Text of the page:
Sunday, December 20, 2020

Steamed Persimmon Pudding

Steamed Persimmon Pudding Decorated with California Holly
California Holly = Live Oak + Rose Hips

Recipe from Old Surrey, England

A few years ago I met a delightful woman at a winter solstice party. We both had studied art under the same professors at University, and both loved collecting historical recipes. Plus she had concocted my favorite dish of entire potluck using an old time recipe. As I raved over it, she insisted on sending me the details. Alas, I’ve lost touch with her over the years and have forgotten her name, but not her face. This year, for the first time, I made her traditional persimmon pudding recipe from Surrey, a charming rural county southeast of London.

Persimmon Pudding Sliced to Serve
Steamed to Perfection
Steaming a pudding is intimidating, but careful planning helps. If you don’t have a pudding mold, you’ll need a heatproof container that will hold about 7 cups (6 cups batter plus breathing room) and fit into a steamer. The steamer can be a pot with a cooling rack in it, or a large pot with its own steamer insert. I didn’t have a large enough container to hold all the batter AND fit into my steamer pot. So, I put the extra cup of batter into a small ramekin, covered it, and steamed it separately in a small 3-part veggie-steaming pot. The smaller unit took only one hour to steam.

Persimmon Pudding with Cream
Traditionally Served With Unsweetened Whipped Cream
Note: if you’re planning to ignite brandy and pour it over the pudding before serving, using mold or baking dish with sloping sides helps. A flat-bottom baking dish will produce a flat-topped pudding, on which the flaming brandy will pool rather than flowing gracefully down the sides. This is especially important if you put the traditional holly sprig on top. The pooling brandy will eventually ignite the holly, especially if you’ve substituted California live oak and rose hips for the holly. For best results with a flat-top, remove the holly, then ignite. Heed my recklessness!

This first pudding I’ve ever steamed pudding came out great—even though I was a few ounces short on persimmons, had to steam a small extra ramekin (later enjoyed as a midnight snack for two), and ignited the holly a bit. The recipe seems quite forgiving, so have fun with it! Happy Holidays!

Flaming Brandy on Steamed Persimmon Pudding
Better Practice: Remove Holly First, Then Flame
Steamed Persimmon Pudding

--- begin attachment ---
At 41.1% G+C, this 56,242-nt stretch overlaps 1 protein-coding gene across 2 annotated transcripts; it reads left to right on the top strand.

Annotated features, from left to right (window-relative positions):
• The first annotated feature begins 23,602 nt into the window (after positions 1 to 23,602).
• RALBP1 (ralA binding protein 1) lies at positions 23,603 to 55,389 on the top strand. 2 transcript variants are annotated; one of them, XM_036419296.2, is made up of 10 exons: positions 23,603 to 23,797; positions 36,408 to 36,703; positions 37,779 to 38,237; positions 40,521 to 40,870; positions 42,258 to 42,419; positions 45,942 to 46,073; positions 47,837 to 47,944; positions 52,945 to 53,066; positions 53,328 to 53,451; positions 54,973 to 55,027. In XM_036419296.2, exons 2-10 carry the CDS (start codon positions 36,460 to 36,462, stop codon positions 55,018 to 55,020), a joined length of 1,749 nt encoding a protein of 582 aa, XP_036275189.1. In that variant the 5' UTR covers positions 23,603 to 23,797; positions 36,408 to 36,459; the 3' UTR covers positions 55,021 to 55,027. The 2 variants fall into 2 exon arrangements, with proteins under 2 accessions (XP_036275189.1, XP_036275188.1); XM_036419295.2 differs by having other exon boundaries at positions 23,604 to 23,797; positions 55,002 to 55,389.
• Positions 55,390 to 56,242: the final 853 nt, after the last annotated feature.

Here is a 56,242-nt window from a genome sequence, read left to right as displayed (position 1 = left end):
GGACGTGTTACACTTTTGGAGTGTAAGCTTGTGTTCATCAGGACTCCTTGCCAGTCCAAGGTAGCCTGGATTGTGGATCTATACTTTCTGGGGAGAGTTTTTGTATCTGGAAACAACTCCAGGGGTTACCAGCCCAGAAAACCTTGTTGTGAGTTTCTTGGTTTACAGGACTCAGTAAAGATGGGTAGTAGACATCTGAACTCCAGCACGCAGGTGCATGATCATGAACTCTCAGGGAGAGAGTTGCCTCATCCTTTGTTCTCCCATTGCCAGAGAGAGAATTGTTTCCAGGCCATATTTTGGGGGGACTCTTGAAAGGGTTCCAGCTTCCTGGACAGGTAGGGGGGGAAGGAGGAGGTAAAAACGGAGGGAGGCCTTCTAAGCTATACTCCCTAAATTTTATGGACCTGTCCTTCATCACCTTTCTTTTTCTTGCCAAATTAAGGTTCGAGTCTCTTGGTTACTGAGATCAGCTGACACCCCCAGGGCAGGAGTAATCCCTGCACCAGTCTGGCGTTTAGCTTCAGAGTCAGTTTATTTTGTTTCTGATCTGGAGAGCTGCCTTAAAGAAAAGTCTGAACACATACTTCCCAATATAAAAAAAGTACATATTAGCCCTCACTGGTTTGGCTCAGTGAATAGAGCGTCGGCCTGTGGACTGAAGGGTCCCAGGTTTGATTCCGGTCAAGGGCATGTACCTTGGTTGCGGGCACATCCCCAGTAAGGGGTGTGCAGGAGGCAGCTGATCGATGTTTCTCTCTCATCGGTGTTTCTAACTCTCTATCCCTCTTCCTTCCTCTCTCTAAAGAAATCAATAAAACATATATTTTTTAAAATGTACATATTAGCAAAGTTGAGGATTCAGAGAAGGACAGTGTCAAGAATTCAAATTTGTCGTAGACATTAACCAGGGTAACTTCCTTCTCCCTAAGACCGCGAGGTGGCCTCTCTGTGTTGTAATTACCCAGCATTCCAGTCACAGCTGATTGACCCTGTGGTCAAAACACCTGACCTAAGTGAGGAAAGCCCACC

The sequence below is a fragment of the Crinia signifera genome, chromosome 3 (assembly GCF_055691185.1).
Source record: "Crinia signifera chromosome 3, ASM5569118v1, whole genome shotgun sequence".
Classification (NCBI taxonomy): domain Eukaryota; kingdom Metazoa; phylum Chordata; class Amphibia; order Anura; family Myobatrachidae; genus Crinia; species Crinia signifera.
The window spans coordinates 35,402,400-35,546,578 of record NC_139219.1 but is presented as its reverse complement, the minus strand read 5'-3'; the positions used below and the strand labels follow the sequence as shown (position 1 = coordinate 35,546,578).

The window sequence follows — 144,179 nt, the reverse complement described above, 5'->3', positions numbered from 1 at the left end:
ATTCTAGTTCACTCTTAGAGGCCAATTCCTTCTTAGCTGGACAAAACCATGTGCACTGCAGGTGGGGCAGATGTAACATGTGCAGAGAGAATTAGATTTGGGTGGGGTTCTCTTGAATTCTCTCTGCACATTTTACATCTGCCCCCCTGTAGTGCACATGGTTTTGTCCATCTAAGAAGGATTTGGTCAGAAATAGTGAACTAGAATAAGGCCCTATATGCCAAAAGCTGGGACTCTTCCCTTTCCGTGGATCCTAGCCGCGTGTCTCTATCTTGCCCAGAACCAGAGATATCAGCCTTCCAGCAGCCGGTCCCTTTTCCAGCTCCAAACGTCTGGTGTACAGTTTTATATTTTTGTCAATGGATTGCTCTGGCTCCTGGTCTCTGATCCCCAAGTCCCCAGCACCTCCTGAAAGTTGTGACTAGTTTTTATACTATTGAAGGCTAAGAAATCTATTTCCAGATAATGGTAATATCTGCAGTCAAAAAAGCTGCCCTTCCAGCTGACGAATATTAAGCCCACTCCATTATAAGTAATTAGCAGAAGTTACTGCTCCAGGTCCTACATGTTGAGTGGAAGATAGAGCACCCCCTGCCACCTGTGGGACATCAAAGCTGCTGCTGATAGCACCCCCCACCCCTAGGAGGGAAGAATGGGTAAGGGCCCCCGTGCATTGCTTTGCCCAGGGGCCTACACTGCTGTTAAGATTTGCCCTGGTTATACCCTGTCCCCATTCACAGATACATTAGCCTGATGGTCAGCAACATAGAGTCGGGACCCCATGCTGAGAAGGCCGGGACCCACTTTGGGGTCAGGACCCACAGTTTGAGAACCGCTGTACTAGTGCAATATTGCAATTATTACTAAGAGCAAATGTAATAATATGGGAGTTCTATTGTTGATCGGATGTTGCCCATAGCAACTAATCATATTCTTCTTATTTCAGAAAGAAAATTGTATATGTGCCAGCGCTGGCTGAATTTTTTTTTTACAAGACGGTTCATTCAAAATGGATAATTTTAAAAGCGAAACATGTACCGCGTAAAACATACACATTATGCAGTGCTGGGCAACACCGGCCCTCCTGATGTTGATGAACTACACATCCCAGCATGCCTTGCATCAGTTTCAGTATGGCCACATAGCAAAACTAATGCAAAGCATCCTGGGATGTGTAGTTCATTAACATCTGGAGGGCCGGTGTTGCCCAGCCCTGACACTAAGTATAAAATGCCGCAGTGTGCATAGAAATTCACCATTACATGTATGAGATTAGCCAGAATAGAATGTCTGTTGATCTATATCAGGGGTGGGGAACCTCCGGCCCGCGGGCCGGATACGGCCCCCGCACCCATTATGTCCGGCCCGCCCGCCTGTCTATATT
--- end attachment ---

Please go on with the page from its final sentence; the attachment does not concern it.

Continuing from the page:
serves ~8 - 10

  • 3 ripe persimmons
  • 2 tsp. baking soda
  • ½ cup soft butter
  • 1¼ cups sugar
  • 2 eggs
  • 1 tsp. lemon juice
  • 1 tsp. vanilla
  • 1 cup flour
  • 1 tsp. cinnamon
  • 1 cup raisins
  • 1 cup chopped pecans
  • butter for greasing mold

Peel and mash the persimmons well, or liquefy them with an immersion blender. Measure out 2 – 2½ cups. Mix in baking soda and set aside.

Cream the butter. Add the sugar and cream again. Beat in the eggs. Beat in lemon juice and vanilla.

Mix together flour and cinnamon. Stir into egg mixture.

Add persimmon mixture to the batter and stir till combined. Stir in raisins and pecans.

Butter the inside of a 6 – 8 cup pudding mold or round ceramic ramekin. Spoon the batter into the mold. Lock the lid on, or secure aluminum foil over top of ramekin with 2 – 3 heavy-duty rubber bands.

Place a metal cooling rack inside a large pot, or use a large steamer pot. Place the sealed mold on the rack or in the steamer unit. Add boiling water to till halfway up the side of the mold. Cover the pot.

Turn heat to high till water boils again, then reduce heat to steam pudding for 2½ hours. Remove mold from pot, and cool on cooling rack for 5 minutes.

Remove the lid or foil and shake pudding around to loosen it from the mold. Turn onto serving dish upside down. Serve warm or cold with unsweetened whipped cream.

You may prefer to serve with brandy or rum sauce from my Bread Pudding with Bourbon Sauce recipe.

Or douse the pudding with 2 - 4 tbsp. warmed brandy and set it on fire. According to the California Brandy Advisory Board, to flame brandy correctly, it must be warmed ahead of time. Warm the brandy, but don’t bring it to a boil. Then carefully ignite using a long match and pour the still-flaming liquid over the pudding. High-proof rum can also be flamed in this manner.

Creaming Eggs into Butter and Sugar
First Cream the Butter, Sugar, and Eggs
Mixing Wet and Dry Ingredients
Mix Wet and Dry Ingredients Before Adding Persimmon
Adding Persimmon to Batter
Stir Persimmon with Baking Soda into Batter
Adding Fruit and Nuts to Batter
Stir in Fruit and Nuts Last
For Traditional Christmas Pudding: Douse with Flaming Brandy

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